To: Subject: You there?

Man dressed as Jesus Christ holding his computer

If God's not answering your prayers, it might be time to call Him on Skype.

The Church of Scotland is meeting this week to consider allowing online communions and baptisms, and how they might work.

"We are responding to where we find ourselves in society in a positive and engaging way," vice-convener of the Mission and Discipleship Council Norman Smith told UK paper the Daily Mail.

"It shows that the Church is not behind the times."

The Church of Scotland belongs to the Protestant branch of Christianity, which has traditionally been more open to change than Catholicism. Massey University religious historian Peter Lineham says it's a replay of a "very ancient rift" between the two.

"The Catholic notion is that it's impossible to have online baptisms or online communion, because by definition somebody's got to be the intermediary between you and the divinity. But in the Protestant notion of the flattened experience… everybody can participate for themselves."

He says it's not as strange a move as it might seem, with other religious movements finding "stunning" success in using social media and television to reach followers.

"Take Songs of Praise or the various hymn sessions -- they're phenomenally popular."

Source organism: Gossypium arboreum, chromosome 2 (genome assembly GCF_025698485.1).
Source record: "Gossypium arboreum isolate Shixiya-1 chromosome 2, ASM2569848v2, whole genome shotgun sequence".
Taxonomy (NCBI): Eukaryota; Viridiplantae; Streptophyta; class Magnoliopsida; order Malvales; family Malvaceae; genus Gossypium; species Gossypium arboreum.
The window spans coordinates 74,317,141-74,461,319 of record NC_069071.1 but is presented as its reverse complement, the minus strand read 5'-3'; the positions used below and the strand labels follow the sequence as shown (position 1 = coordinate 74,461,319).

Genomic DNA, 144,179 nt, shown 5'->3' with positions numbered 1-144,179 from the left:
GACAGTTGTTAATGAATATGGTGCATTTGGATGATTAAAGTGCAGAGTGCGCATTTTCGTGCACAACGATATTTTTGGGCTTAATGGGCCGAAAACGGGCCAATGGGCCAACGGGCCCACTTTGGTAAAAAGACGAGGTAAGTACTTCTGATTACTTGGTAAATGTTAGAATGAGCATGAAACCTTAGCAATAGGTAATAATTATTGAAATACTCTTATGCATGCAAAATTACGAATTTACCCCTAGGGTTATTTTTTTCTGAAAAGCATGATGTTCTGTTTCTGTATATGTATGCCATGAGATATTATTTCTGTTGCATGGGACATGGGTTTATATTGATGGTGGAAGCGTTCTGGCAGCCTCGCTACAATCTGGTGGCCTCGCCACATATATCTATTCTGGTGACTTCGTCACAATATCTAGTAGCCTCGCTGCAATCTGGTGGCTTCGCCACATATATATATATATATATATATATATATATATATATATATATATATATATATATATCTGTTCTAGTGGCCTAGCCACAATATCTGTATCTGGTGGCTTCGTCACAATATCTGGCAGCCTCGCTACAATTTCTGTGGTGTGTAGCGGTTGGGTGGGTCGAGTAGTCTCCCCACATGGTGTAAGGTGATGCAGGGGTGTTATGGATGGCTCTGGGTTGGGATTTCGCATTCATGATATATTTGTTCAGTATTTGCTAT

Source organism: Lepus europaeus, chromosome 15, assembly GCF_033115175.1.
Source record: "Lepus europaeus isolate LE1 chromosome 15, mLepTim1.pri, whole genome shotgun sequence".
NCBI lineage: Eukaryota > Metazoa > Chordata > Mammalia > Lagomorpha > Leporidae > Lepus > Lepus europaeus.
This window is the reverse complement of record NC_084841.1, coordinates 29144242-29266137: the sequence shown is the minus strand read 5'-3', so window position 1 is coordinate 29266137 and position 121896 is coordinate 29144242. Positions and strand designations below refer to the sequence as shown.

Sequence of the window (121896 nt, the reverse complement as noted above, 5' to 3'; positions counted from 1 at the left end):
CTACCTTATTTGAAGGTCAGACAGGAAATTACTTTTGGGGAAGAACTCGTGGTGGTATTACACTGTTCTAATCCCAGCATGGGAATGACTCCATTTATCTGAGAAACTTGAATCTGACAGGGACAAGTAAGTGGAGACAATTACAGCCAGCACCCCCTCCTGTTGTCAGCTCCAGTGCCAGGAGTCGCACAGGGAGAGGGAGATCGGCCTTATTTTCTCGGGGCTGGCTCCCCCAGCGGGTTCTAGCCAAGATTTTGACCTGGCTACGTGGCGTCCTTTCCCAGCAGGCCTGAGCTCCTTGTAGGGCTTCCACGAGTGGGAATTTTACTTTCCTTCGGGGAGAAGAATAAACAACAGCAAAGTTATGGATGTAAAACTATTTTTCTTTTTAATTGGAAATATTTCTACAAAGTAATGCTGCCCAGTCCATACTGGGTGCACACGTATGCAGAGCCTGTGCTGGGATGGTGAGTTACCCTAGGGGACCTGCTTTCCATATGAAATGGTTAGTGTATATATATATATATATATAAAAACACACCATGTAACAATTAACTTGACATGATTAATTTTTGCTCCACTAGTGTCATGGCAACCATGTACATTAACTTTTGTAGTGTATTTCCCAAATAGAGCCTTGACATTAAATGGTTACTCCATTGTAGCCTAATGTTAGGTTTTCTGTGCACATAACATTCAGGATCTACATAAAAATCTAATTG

Televangelists have long used media to reap "huge amounts" of money, with Prof Lineham saying many followers' primary experience of church is sitting in front of their televisions.

And that's not to mention Islamic State, whose use of social media belies its otherwise medieval outlook on life.

Across the English Channel, Protestant churches in Germany are now offering free Wi-Fi hotspots, or "godspots".

But is on online baptism taking it a little too far? Prof Lineham says it won't replace the traditional dunking, but there's a place for it.

"It's way out on the fringe and I doubt it could ever exist by itself. It's like an extension of something that's real, but there are points in one's life where the virtual substitutes for the real and has its place."

And he thinks Jesus would be fine with the radical changes.

"He sent a rocket against traditional Judaism, that's for sure."